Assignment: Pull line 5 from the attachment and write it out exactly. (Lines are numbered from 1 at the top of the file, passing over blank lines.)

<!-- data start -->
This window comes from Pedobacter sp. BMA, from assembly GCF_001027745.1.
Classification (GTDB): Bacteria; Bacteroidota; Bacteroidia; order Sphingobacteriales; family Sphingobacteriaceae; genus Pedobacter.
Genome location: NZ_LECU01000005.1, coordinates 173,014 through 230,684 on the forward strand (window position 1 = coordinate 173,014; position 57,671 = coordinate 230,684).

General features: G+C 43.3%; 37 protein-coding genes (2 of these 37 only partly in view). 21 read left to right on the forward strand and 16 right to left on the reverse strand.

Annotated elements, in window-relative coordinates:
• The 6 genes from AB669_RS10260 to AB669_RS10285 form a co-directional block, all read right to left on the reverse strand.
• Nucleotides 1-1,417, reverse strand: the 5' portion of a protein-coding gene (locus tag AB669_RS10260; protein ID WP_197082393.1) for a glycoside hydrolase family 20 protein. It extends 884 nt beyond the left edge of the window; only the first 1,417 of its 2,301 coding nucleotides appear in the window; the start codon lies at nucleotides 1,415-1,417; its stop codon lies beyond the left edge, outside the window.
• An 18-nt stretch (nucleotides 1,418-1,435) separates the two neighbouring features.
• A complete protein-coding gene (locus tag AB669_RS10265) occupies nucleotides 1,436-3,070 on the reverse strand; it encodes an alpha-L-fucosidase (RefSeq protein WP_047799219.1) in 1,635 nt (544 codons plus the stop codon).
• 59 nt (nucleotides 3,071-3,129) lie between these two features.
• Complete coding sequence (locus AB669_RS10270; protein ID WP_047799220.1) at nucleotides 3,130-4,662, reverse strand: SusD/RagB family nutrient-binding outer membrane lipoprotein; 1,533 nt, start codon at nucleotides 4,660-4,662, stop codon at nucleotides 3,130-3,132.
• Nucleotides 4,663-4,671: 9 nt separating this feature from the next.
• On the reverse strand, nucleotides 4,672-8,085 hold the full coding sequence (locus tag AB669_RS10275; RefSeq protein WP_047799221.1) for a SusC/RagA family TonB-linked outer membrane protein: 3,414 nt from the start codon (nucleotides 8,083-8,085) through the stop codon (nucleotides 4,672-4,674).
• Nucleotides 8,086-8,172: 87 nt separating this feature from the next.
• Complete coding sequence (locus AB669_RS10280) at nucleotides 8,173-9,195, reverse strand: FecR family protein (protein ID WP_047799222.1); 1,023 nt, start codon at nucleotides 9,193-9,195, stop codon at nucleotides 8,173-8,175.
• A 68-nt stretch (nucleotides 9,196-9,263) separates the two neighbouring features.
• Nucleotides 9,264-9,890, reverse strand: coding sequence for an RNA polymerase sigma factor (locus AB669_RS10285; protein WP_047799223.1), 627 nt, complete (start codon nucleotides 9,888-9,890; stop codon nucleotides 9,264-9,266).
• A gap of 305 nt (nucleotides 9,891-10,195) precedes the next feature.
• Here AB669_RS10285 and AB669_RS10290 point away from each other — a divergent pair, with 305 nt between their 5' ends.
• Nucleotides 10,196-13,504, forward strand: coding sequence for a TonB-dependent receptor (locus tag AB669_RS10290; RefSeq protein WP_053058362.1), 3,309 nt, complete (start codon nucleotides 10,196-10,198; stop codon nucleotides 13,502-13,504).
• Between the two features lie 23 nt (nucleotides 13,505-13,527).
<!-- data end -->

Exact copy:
Annotated elements, in window-relative coordinates: